Thursday, July 02, 2015

New York City Hideouts

Even with the hordes of people, there are still some places in New York where one can enjoy quietness and a break of people.  These two are both nice spots that I discovered last week.

FDR's Four Freedom Park on Roosevelt Island

iPhone panorama shot from south point of island

The United Nations from Roosevelt Island
Roosevelt Island is a long narrow island in the East River between Manhattan and Long Island.  The north end of the island consists of apartment buildings, but the south end is mostly a park.  It is also the site of the ruins of the city's old smallpox hospital and on the point is a small park/monument dedicated to Franklin Roosevelt's "Four Freedoms" which overlooks the United Nations.  I decided to check out this island in order to get a good look at the place where my daughter was spending the week as an intern, and was pleasantly surprised by how pleasant of a place this was to hang out.  Sitting by the point, I watched barges and boats make their way up and down the East River and helicopters whirl back and forth, yet felt totally isolated.  Although the island can be accessed by a subway (F line) I would recommend the tram.  The tram leaves from Second Avenue and 60th Street (just west of the Ed Koch Queensboro Bridge) and provides great views up and down the East River. 

Tram to Roosevelt Island
This stop, which few seem to know about (I even had one friend who grew up in NYC say she'd never been on Roosevelt Island), is another must see site in the city.  It is also cheap as you can use your MTA card to take the tram.  A $31 seven day unlimited MTA card is well worth the investment. Warning, the Four Freedom monument doesnt open until 9 AM, but if you get there early, there are places you can wait around the ruins of old small pox hospital.  There is also an indoor tennis center on the north end of the island.


Tudor City Greens
Just a block south of the UN and running between 40th and 43rd Street is a neat garden park with benches and lots of old trees with shade and various shrubbery and flowers.  It is a private park, ran by a non-profit board.  The park is clean and well maintained and since my daughter was doing an internship in the UN, it was a great place to hang out in the morning and read while waiting for museums to open as well as to wait in the evening.  One evening there was even a concert in the lower section of the park.  But most of the time there was only a handful of people in the park, mostly reading and waiting.

Do the crowds ever get to you and you find yourself wanting a break?  If you have been to NYC, do you have a favorite Hideaway?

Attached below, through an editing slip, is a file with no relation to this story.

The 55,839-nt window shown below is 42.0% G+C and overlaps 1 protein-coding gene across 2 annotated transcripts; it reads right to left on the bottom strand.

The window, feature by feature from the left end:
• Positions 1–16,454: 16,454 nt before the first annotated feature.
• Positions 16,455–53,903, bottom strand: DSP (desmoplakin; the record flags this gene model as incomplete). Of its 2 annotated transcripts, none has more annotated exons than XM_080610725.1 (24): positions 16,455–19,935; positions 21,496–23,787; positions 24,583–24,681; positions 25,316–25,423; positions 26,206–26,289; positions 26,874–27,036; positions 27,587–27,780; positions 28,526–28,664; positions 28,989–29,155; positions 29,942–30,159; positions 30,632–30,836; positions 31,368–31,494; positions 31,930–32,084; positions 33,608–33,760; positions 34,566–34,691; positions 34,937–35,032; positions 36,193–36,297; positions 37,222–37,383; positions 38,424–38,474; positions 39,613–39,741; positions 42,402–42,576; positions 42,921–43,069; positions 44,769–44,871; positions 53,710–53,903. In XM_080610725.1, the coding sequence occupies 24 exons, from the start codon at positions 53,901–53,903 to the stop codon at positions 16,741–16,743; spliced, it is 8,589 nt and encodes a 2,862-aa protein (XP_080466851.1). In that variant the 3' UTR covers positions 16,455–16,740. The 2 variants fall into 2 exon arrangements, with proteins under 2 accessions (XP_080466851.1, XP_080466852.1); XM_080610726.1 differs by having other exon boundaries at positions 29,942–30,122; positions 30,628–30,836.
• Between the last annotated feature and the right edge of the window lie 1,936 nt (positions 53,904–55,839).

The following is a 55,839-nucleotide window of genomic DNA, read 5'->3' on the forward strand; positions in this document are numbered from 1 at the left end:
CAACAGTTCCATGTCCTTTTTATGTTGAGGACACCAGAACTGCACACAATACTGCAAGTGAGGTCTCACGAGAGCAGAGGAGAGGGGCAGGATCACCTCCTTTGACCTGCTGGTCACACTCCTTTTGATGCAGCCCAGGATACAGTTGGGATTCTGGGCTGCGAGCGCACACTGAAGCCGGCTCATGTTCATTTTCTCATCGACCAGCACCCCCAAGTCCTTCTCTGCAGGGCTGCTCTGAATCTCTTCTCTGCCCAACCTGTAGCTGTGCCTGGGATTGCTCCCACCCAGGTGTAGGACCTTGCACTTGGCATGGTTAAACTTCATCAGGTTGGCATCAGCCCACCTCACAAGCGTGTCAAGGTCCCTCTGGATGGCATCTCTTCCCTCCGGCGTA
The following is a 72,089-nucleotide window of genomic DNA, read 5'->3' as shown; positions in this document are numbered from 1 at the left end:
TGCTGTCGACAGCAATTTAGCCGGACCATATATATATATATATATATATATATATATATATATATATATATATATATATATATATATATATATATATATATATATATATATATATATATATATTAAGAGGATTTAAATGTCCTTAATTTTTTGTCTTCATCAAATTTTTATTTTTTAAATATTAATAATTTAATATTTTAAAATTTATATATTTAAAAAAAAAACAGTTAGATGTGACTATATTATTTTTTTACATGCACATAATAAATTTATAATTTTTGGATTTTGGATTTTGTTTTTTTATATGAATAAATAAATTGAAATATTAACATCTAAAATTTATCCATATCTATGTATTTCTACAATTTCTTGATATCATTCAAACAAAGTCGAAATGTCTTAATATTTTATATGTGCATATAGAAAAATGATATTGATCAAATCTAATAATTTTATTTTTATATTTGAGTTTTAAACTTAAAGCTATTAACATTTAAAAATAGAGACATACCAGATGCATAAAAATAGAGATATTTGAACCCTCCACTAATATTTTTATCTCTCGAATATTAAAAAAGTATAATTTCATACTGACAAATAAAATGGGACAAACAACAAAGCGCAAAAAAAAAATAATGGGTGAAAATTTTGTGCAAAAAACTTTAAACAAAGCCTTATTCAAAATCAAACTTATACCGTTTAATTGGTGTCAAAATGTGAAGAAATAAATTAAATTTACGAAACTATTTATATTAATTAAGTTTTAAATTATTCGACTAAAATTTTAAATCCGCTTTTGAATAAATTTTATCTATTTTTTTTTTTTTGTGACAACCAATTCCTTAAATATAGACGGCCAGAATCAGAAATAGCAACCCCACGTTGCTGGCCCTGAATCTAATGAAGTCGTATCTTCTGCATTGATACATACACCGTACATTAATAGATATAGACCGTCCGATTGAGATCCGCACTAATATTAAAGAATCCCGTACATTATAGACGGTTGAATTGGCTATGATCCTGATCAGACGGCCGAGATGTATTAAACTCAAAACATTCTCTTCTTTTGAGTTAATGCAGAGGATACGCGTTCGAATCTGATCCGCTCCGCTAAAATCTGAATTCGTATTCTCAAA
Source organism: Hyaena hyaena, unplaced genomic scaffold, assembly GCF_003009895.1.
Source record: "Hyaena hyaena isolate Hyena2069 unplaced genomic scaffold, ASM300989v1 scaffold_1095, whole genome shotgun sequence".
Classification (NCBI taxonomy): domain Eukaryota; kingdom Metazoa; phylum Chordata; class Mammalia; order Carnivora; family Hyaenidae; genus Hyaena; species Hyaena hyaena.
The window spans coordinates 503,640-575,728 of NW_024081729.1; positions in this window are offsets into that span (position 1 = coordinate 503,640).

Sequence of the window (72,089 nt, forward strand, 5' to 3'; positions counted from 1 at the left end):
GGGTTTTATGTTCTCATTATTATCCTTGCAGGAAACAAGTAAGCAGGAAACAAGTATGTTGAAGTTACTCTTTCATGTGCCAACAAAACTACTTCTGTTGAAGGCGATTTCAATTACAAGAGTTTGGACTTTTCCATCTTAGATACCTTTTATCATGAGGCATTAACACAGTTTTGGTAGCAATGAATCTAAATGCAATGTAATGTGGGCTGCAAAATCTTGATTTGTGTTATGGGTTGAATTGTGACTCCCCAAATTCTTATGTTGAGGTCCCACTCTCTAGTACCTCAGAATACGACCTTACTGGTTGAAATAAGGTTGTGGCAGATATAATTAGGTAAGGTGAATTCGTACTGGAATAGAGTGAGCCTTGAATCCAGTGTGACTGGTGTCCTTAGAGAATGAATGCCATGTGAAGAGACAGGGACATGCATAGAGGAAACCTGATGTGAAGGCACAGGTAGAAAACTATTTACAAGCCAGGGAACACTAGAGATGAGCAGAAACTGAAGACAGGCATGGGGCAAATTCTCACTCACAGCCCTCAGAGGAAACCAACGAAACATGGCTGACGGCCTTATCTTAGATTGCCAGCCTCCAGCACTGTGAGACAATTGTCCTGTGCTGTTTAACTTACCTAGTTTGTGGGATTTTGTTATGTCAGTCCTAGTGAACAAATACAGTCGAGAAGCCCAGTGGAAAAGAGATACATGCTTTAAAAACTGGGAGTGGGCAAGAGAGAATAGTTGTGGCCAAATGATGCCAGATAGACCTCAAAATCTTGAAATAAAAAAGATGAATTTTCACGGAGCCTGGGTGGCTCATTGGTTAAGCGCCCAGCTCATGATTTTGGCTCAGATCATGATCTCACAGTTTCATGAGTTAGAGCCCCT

Tuesday, June 30, 2015

Walking in New York City

Cooling heels in shallow water along the Highline 
I enjoy walking and there is no better way to see a city than hoofing it along the sidewalks and parks.  Thanks to an app that came with my iPhone (from which I also took these phots), I tracked my mileage (along with steps and stairs climbed during the week).  The most mileage in a day was 14.5, the least was 7, with a daily average of 10.  What can I say?  Some people leave their heart behind in the city, I leave the tread from the soles of my shoes.  New York has wonderful places to walk.  There are plenty of sidewalks and most of my walking was on sidewalks, but I never took pictures of them.  

Everyone knows of Central Park and one could do many miles within the border of this huge park.  Although it seemed more people enjoyed the south end of the park, where there is a zoo and a nice lake and those two funky high rises that appeared in Ghostbusters (the movie), the north end of the park actually has some wooded areas and hills.  Also, dogs are allowed to run free on the northern end.  There is also a ravine on the upper end that reminded me of the Appalachian Trail as the dirt path paralleled a creek which provided the sound of gurgling water that made it feel as if one was in the wilderness and not in a big city. 
Central Park with the Ghostbuster Buildings in the distance
Hudson from Fort Tryon 
Riverside Park, which runs along large stretches of the Hudson River was another nice place to walk as observing boats on the water and even the large cruise ships that dock between 50th to 55th Streets.   Also, the wide expanse of water provides a nearly constant breeze which moderates the temperature on hot days.  Further uptown, this park links to Fort Tryon Park and some others which are on high bluffs above the river.  While there, check out the wonderful gardens.  Also along the river is Battery Park.  Having been there before and with lots of construction due to Sandy (the hurricane that struck NYC a few years ago), I didn't spend any time there this trip.

The High Line
My two favorite places of walking is the High Line and the Brooklyn Bridge.  The High Line is an old elevated railroad that provided freight service to factories along the Hudson River.  It was abandoned in the 80s and there was a discussion about tearing it down when someone came up with the idea of making it a walk path.   It was opened in 2008.  The path gives nice views of city streets and the river and in places include groves of aspen and lots of flowers and grasses that are interspersed around the path.  Most of the pathway was created by placing precast concrete strips on the old ties, which softens the walking from traditional concrete on packed services.  Some areas a metal service is used with slits for drainage.  There is a covered area where a few artisans sell their work and food and beer is available.  The path is incredibly clean, unlike some of NYC's streets and subways that are just a notch cleaner than Jakarta's streets.